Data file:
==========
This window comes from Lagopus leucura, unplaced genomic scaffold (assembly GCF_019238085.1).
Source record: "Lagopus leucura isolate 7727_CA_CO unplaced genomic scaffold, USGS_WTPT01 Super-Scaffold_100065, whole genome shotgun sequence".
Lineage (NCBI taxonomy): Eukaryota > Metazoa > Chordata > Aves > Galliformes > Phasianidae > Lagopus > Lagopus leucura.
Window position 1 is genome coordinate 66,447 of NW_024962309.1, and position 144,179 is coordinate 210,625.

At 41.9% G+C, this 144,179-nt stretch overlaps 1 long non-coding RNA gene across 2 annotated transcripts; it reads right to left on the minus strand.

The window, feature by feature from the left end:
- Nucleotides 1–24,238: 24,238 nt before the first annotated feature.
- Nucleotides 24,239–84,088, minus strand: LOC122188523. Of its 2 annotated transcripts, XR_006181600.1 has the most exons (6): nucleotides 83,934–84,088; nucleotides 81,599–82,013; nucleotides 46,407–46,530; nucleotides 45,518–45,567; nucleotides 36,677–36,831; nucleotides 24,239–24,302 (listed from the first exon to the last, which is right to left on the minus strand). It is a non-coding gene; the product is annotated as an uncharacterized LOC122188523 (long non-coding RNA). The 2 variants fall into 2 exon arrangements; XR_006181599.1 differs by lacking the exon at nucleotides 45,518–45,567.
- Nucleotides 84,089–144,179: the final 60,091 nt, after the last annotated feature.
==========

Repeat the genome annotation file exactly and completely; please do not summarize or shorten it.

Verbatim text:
This window comes from Lagopus leucura, unplaced genomic scaffold (assembly GCF_019238085.1).
Source record: "Lagopus leucura isolate 7727_CA_CO unplaced genomic scaffold, USGS_WTPT01 Super-Scaffold_100065, whole genome shotgun sequence".
Lineage (NCBI taxonomy): Eukaryota > Metazoa > Chordata > Aves > Galliformes > Phasianidae > Lagopus > Lagopus leucura.
Window position 1 is genome coordinate 66,447 of NW_024962309.1, and position 144,179 is coordinate 210,625.

At 41.9% G+C, this 144,179-nt stretch overlaps 1 long non-coding RNA gene across 2 annotated transcripts; it reads right to left on the minus strand.

The window, feature by feature from the left end:
- Nucleotides 1–24,238: 24,238 nt before the first annotated feature.
- Nucleotides 24,239–84,088, minus strand: LOC122188523. Of its 2 annotated transcripts, XR_006181600.1 has the most exons (6): nucleotides 83,934–84,088; nucleotides 81,599–82,013; nucleotides 46,407–46,530; nucleotides 45,518–45,567; nucleotides 36,677–36,831; nucleotides 24,239–24,302 (listed from the first exon to the last, which is right to left on the minus strand). It is a non-coding gene; the product is annotated as an uncharacterized LOC122188523 (long non-coding RNA). The 2 variants fall into 2 exon arrangements; XR_006181599.1 differs by lacking the exon at nucleotides 45,518–45,567.
- Nucleotides 84,089–144,179: the final 60,091 nt, after the last annotated feature.